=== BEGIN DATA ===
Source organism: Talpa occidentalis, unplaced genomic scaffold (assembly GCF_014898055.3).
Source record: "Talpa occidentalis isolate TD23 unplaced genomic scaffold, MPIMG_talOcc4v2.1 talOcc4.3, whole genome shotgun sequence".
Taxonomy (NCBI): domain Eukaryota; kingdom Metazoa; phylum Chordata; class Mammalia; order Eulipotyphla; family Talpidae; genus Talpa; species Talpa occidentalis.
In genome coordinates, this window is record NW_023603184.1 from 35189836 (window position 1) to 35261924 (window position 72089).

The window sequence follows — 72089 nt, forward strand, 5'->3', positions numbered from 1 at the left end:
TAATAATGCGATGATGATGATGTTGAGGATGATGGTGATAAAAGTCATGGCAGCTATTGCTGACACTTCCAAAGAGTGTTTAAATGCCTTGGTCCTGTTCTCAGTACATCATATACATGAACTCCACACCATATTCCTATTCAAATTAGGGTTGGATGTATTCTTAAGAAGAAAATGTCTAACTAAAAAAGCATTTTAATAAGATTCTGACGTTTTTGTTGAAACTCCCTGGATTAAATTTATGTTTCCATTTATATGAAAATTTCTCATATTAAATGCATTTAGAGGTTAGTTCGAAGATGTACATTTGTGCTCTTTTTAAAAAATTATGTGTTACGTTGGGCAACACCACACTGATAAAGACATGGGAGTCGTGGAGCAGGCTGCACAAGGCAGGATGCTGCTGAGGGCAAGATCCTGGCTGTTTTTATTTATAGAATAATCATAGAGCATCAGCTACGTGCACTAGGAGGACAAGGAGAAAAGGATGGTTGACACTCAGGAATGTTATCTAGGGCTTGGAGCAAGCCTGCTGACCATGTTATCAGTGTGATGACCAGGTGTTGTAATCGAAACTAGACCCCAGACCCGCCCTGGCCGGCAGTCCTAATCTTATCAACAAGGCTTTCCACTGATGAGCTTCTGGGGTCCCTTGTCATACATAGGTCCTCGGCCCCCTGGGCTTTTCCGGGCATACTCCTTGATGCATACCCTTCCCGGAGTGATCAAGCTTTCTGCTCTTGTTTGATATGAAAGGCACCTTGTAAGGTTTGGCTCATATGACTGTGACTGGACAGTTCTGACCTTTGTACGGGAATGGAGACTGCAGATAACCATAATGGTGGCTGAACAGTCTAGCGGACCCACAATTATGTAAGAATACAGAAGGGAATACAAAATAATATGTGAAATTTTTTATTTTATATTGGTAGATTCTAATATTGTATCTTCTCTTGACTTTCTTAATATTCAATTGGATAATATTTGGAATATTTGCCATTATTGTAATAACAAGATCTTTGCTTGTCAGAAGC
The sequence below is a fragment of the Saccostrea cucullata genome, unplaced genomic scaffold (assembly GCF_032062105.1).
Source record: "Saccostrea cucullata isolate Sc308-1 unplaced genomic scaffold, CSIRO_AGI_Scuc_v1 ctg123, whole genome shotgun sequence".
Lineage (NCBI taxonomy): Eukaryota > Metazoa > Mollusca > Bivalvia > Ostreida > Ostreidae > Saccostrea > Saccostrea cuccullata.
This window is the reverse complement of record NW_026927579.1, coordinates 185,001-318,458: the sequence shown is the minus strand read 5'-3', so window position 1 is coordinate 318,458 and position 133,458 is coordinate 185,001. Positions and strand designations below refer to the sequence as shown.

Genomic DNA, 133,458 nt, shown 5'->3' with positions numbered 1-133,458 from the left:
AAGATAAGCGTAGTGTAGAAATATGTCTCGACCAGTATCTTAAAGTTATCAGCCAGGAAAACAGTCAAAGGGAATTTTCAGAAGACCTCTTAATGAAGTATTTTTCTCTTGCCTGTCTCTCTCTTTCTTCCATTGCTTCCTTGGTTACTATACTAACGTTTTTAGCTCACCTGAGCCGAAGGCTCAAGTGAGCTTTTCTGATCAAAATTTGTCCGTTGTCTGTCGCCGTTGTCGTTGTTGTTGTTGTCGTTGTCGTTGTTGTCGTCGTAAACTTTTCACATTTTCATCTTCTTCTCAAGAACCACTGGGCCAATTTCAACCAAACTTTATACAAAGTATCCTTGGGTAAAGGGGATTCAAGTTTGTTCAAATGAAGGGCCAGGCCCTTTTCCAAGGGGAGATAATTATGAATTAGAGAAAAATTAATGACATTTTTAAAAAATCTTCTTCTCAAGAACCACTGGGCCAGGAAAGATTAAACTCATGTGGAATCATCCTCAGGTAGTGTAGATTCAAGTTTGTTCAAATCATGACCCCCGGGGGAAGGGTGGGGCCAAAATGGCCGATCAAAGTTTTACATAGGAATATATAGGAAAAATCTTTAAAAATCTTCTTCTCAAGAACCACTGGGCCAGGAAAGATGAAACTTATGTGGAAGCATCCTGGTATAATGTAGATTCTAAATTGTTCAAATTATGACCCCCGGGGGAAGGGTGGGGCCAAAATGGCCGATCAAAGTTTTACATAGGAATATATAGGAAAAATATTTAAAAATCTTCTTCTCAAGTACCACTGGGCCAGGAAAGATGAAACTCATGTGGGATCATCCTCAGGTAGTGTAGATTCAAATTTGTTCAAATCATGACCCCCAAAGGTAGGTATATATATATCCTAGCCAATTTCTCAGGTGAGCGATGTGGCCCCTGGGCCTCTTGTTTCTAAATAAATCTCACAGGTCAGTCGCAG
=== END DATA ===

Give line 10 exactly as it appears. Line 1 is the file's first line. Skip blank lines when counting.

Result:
This window is the reverse complement of record NW_026927579.1, coordinates 185,001-318,458: the sequence shown is the minus strand read 5'-3', so window position 1 is coordinate 318,458 and position 133,458 is coordinate 185,001. Positions and strand designations below refer to the sequence as shown.